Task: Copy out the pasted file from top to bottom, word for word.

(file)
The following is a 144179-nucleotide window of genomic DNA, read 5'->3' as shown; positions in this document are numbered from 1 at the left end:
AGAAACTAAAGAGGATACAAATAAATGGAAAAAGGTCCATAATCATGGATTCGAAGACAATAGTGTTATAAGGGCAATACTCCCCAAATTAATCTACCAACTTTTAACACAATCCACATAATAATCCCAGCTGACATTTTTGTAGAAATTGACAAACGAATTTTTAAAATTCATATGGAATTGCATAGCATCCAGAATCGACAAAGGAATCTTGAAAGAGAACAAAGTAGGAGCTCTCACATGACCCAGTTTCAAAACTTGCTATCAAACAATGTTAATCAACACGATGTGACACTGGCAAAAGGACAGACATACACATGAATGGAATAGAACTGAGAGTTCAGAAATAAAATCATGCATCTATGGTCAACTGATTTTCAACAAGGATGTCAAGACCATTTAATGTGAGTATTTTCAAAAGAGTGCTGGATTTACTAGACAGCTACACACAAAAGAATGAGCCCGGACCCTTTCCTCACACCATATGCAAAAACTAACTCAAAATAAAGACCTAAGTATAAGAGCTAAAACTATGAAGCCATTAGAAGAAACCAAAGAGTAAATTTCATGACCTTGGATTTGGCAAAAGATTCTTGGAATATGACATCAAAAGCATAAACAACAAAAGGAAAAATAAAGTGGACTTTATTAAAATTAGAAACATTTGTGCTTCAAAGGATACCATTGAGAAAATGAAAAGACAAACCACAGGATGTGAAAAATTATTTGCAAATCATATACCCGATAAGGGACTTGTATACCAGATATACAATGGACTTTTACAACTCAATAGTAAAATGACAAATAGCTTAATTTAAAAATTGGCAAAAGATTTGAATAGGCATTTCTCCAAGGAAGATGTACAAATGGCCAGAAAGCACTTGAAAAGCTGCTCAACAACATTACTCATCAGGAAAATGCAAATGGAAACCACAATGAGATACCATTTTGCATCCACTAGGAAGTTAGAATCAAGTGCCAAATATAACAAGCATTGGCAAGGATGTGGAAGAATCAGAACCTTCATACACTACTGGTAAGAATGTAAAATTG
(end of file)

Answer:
The following is a 144179-nucleotide window of genomic DNA, read 5'->3' as shown; positions in this document are numbered from 1 at the left end:
AGAAACTAAAGAGGATACAAATAAATGGAAAAAGGTCCATAATCATGGATTCGAAGACAATAGTGTTATAAGGGCAATACTCCCCAAATTAATCTACCAACTTTTAACACAATCCACATAATAATCCCAGCTGACATTTTTGTAGAAATTGACAAACGAATTTTTAAAATTCATATGGAATTGCATAGCATCCAGAATCGACAAAGGAATCTTGAAAGAGAACAAAGTAGGAGCTCTCACATGACCCAGTTTCAAAACTTGCTATCAAACAATGTTAATCAACACGATGTGACACTGGCAAAAGGACAGACATACACATGAATGGAATAGAACTGAGAGTTCAGAAATAAAATCATGCATCTATGGTCAACTGATTTTCAACAAGGATGTCAAGACCATTTAATGTGAGTATTTTCAAAAGAGTGCTGGATTTACTAGACAGCTACACACAAAAGAATGAGCCCGGACCCTTTCCTCACACCATATGCAAAAACTAACTCAAAATAAAGACCTAAGTATAAGAGCTAAAACTATGAAGCCATTAGAAGAAACCAAAGAGTAAATTTCATGACCTTGGATTTGGCAAAAGATTCTTGGAATATGACATCAAAAGCATAAACAACAAAAGGAAAAATAAAGTGGACTTTATTAAAATTAGAAACATTTGTGCTTCAAAGGATACCATTGAGAAAATGAAAAGACAAACCACAGGATGTGAAAAATTATTTGCAAATCATATACCCGATAAGGGACTTGTATACCAGATATACAATGGACTTTTACAACTCAATAGTAAAATGACAAATAGCTTAATTTAAAAATTGGCAAAAGATTTGAATAGGCATTTCTCCAAGGAAGATGTACAAATGGCCAGAAAGCACTTGAAAAGCTGCTCAACAACATTACTCATCAGGAAAATGCAAATGGAAACCACAATGAGATACCATTTTGCATCCACTAGGAAGTTAGAATCAAGTGCCAAATATAACAAGCATTGGCAAGGATGTGGAAGAATCAGAACCTTCATACACTACTGGTAAGAATGTAAAATTG